Tuesday, February 06, 2007

An Immigrant's Super Bowl Ruminations

That time of the year when men and women are in a supposed tussle - women fight for the men's attention, men fight for the remote and the right to sit on their ass for four hours and not budge - has just passed. For some women, Super Bowl Sunday is the most hated day of the year and they have no qualms admitting it.

As for me, I spent all of last evening here in India reminding myself to wake up at five am so I could watch the game. If my husband hadn't called me from London at six am to tell me it was a good game, I would have slept on until seven when it would have been time to wake up my son for school. But at six am I scrambled out of bed, made myself a cup of hot tea and settled down to watch the game for an hour before the mad scramble of the morning began. I would have loved to watch the game with my husband, or better yet, with my group of friends that we usually watch the Super Bowl with back in the US.

Perhaps because I did not grow up in a football crazy culture and was not forced to spend Thanksgiving and many Sundays paying homage to men in tights bashing each other up, rather because I came to the game as an adult around the same time the men in my life came to it as well, I actually love the game. (On the other hand, I grew up in a cricket-crazy culture and am a huge cricket fan too - so perhaps it's just me. I just love to watch games on TV.)

So for the past few years, the SuperBowl ritual has been to gather at one particular friend's house, with the requisite 50 inch TV, in Maryland. We all bring one dish, an assortment of Indian and typical Super Bowl fare, a few snacks and drinks and our kids. By the time everyone gathers in the early evening, the kitchen counters are overflowing with food and drink, the corridors and the family room floor between the TV and the sofas are overflowing with kids and the sofas are overflowing with people.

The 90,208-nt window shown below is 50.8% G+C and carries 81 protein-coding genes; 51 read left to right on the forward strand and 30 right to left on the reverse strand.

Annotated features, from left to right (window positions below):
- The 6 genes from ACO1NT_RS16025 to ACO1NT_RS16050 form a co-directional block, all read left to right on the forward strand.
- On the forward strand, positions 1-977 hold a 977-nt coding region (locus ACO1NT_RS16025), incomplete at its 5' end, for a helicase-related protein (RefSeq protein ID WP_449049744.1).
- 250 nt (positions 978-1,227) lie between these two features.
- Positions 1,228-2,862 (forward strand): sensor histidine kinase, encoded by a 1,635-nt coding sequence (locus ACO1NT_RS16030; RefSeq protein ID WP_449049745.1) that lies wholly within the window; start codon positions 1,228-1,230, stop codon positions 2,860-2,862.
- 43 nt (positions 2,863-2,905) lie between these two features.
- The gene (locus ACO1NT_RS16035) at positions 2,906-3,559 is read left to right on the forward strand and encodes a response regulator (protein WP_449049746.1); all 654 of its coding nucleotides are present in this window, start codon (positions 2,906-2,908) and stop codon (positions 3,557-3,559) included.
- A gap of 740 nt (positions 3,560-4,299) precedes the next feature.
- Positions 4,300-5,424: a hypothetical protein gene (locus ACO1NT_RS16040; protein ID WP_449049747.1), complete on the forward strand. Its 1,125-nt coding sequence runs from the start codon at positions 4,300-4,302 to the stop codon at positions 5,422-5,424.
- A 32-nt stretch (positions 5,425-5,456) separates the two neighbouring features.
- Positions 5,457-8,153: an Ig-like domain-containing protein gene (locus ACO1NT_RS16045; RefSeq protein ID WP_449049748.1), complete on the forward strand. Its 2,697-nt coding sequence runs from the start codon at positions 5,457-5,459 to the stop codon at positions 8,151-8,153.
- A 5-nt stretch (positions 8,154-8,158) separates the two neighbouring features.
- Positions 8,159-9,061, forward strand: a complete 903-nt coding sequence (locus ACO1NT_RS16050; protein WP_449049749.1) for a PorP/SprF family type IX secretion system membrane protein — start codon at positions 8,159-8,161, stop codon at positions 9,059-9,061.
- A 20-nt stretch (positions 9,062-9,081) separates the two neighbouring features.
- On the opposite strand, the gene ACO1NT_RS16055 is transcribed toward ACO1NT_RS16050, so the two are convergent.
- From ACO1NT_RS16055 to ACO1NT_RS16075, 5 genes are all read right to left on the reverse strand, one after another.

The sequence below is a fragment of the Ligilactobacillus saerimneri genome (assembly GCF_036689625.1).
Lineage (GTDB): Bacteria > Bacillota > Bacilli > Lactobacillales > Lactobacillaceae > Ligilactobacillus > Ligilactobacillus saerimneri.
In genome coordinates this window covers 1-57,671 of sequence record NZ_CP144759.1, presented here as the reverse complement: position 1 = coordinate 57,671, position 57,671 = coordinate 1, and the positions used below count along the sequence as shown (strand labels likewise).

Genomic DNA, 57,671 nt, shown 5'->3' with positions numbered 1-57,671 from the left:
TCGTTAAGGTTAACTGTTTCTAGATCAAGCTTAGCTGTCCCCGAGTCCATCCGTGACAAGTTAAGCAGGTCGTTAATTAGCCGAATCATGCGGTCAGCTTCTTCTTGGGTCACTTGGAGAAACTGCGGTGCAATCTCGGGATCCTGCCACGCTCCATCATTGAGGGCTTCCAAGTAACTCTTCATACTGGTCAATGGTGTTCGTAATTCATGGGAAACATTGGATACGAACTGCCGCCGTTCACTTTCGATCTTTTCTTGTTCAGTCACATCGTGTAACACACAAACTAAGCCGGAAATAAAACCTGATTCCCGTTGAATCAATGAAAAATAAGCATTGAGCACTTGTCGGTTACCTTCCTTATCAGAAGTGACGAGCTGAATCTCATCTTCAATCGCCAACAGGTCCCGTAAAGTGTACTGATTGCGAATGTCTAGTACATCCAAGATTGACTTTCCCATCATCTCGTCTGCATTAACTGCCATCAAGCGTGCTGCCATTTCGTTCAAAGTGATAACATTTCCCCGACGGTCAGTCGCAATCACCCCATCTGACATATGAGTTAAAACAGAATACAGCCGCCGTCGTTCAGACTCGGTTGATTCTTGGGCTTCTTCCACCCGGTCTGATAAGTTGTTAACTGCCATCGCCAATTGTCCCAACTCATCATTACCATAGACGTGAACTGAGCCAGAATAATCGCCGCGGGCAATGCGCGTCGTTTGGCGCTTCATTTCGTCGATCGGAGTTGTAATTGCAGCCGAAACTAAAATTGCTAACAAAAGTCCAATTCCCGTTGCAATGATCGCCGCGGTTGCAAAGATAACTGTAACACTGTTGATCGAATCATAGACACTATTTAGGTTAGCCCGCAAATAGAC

There's good natured jousting for the prime seat (a single La-Z-Boy with a drink holder), with one or the other of the big men trying to stretch out on a sofa that could easily take three more people. There's noise emanating from all manner of Elmo toys, toy vacuum cleaners and tricycles. One group in a corner of the kitchen or the family room argues loudly about loyalties and which team will win. The host waves his Superbowl pool sheet under their noses in a vain attempt to grab their attention.

Most of us, not having grown up in the US, really don't have a "home" team that the whole family roots for. Our loyalties spring from where we live (and unfortunately for us, the Redskins suck big time) or where we've gone to school. One or the other of us will find a player from our college team and he or she will latch on to that team to root for. Some of us go back to the season and the playoffs and try to connect a team to the one that beat the Redskins, some of us just go by how cute the quarterback is or his status as a legend. Sometimes, we just want a particular coach to win, forget the players or the team (for me, in basketball, Pat Riley was such a coach).

Watching the game itself is a chaotic affair. People mill around the kitchen, which has a clear view of the television, change seats, run after the kids, adjudicate disputes, munch on snacks, rate the Superbowl ads, bang on the floor with all available appendages at fumbles, turnovers and interceptions, eat, drink a lot of beer, roar in approval at a touchdown - in fact, do everything but go to the bathroom.

The time reserved for that important activity is the half-time, which is when all the poor souls who could not find a comfortable seat during the game zip into any available ones.